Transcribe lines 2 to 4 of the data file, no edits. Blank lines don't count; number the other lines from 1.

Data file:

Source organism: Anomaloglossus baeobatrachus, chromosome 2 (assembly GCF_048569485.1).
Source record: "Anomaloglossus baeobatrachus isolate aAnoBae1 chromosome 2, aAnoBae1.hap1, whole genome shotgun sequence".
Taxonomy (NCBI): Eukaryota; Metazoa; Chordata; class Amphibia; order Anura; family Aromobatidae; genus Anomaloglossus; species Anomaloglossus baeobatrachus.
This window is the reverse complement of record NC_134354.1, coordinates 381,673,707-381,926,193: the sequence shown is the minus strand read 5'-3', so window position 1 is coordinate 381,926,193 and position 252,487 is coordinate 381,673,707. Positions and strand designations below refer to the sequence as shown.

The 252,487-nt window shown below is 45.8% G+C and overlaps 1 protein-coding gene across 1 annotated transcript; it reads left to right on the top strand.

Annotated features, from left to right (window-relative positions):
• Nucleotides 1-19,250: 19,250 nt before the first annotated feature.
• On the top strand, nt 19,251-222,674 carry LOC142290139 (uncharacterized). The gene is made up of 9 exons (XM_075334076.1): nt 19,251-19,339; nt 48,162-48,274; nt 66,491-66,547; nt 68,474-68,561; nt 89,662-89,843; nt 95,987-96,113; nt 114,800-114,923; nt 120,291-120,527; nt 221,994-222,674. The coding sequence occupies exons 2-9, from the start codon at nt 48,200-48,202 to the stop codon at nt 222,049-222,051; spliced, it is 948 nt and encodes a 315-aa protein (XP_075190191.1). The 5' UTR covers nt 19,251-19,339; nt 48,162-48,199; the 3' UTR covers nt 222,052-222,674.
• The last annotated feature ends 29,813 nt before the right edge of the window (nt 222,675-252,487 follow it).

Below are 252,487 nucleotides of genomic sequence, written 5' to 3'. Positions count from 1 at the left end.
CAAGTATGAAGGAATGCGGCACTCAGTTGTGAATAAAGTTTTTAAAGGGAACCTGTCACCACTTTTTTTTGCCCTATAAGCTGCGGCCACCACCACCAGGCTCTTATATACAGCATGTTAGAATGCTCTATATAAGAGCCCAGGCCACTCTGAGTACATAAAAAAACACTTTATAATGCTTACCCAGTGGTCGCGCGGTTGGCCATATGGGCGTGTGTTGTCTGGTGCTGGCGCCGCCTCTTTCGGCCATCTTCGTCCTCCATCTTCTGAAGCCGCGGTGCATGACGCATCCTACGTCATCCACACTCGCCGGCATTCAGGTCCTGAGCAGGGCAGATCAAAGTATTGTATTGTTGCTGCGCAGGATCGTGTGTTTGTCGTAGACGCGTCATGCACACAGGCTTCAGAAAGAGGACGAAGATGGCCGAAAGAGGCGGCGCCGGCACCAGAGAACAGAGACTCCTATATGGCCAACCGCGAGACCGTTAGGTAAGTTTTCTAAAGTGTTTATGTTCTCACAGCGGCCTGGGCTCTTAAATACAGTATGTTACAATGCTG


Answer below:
Source record: "Anomaloglossus baeobatrachus isolate aAnoBae1 chromosome 2, aAnoBae1.hap1, whole genome shotgun sequence".
Taxonomy (NCBI): Eukaryota; Metazoa; Chordata; class Amphibia; order Anura; family Aromobatidae; genus Anomaloglossus; species Anomaloglossus baeobatrachus.
This window is the reverse complement of record NC_134354.1, coordinates 381,673,707-381,926,193: the sequence shown is the minus strand read 5'-3', so window position 1 is coordinate 381,926,193 and position 252,487 is coordinate 381,673,707. Positions and strand designations below refer to the sequence as shown.